DIY Farraday Cages, or How to block the signal from your smartphone

by Nate Hoffelder

Nate has been blogging about gadgets for over a decade, first at the online forum MobileRead, and later at his blog, The Digital Reader. He prefers Android over iOS. Windows over MacOS, and is annoyed by redundant product names like Apple's Apple Watch.

May 23, 2023

So a few days ago I was watching a video on FB where a home inspector showed how he used a tiny device with LEDs to check if a microwave was working correctly. (The device had no battery, and was powered by the energy emitted from the microwave, so if the lights on the device activate outside of a microwave, that is a problem.)

The home inspector mentioned that a microwave was a Farraday cage because it contained the energy emitted when the microwave was turned on. This got me thinking about smartphones, and how one might block their signals.

I’m sure we’ve all seen movies and tv shows where a phone was put in some type of bag to block its signal (for example, the latest Terminator movie had the main character using potato chip bags for this purpose), but have you ever wondered whether that could work in real life?

I did.

Earlier today I decided to run a very basic test: I put my smartphone in various metal appliances, and then called it. If the phone rang, then I concluded the test failed.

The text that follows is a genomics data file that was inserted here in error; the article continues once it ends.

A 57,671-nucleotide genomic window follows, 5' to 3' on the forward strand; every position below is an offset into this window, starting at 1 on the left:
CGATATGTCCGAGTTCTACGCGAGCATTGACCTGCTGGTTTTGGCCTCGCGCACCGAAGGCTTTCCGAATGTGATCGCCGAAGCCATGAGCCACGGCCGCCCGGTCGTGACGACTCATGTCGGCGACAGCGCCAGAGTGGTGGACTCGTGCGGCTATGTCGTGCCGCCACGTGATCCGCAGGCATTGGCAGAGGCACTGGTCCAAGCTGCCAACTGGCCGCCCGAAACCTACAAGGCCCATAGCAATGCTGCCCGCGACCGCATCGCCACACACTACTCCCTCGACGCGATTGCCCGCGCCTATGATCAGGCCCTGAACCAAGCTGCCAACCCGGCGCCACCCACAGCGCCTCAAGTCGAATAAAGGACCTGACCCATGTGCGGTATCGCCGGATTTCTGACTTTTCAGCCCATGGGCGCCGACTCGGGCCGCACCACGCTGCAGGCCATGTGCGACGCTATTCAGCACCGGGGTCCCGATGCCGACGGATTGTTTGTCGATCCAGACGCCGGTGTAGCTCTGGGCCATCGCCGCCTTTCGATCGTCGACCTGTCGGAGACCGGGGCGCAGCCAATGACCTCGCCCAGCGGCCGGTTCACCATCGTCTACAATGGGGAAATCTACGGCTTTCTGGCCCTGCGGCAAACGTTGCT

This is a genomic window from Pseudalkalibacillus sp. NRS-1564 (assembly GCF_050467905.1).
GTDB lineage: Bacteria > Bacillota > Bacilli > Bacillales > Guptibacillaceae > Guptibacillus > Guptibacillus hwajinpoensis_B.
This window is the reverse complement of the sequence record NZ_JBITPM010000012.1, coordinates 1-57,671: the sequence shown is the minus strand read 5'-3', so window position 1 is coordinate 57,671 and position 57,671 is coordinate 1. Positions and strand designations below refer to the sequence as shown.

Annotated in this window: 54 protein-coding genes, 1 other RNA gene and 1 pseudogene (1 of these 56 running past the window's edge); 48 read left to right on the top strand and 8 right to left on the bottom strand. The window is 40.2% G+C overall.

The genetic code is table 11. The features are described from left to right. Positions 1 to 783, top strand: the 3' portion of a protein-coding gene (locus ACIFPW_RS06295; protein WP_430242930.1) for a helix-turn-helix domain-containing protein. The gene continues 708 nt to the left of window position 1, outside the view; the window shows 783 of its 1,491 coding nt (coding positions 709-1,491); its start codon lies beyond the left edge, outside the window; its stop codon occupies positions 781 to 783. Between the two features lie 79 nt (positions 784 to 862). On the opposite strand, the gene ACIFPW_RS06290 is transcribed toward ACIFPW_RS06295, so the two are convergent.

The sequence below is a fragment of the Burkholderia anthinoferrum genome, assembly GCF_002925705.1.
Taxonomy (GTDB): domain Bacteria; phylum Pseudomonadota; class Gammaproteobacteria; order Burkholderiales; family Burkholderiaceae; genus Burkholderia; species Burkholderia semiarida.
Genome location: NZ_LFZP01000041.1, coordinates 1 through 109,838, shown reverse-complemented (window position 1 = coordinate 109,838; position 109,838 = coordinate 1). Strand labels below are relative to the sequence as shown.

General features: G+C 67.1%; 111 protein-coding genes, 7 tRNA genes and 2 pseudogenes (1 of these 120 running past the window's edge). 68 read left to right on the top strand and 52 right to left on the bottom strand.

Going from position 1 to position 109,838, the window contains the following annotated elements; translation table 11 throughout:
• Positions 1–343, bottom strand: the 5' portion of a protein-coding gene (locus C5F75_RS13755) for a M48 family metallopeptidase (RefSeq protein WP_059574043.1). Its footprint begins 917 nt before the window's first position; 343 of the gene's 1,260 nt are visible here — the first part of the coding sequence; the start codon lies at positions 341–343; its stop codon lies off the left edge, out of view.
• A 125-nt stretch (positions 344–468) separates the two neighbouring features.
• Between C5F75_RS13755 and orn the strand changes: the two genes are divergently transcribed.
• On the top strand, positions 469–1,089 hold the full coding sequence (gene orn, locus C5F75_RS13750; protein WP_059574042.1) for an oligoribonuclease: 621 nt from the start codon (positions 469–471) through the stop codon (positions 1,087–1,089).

Note: I skipped some appliances (oven, dishwasher) because they did not completely enclose the phone in metal, and I also skipped testing potato chip bags because I am 99% they would not work (plus, I don’t have any). I also did not try any of the products (metal-lined bags and boxes) which are designed and built to do this job; I did not want to spend money just to satisfy my curiosity.

So here’s what I tried:

  • Saucepan w\lid
  • Microwave
  • Refrigerator
  • Washing machine
  • Dryer

None of these worked; the phone rang on the first try, and Google was able to give me my phone’s location.

To be perfectly honest, I thought the saucepan would pass the test, and the microwave. It is my understanding that the microwave signal is higher on the electromagnetic spectrum than a 4G smartphone signal, so anything that blocked microwaves should also block a smartphone signal. (Maybe I have that backwards?)

While I do not have a comprehensive set of items to test (I’d like to test a metal toolbox, but don’t have one), I can tell you about one item which worked: aluminum foil. Wrapping my phone in two layers of aluminum foil, and then loosely folding the edges, made it lose all connection with the cellular network (and also Wifi). It could not take a call, and Google could not tell me its location.

I would consider that a successful test.

EDIT: It belatedly occurred to me that that was not really a Faraday cage, just a quick and dirty alternative. If we wanted to make a real Faraday cage, I would take a plastic storage bin and either line it with or wrap it in  aluminum foil. Then, build a tight fighting door out of more aluminum foil.

This should achieve the same result as simply folding your smartphone in 2 layers of foil.

P.S. As I sit here writing up this post, it occurs to me that I could also test Bluetooth, RFID, and other signals. I would expect that if Wifi is blocked and 4G is blocked then the other signals will also be blocked, but I could be wrong. This is worth looking into, but I will save it for a later post.

Image by wuestenigel via Flickr

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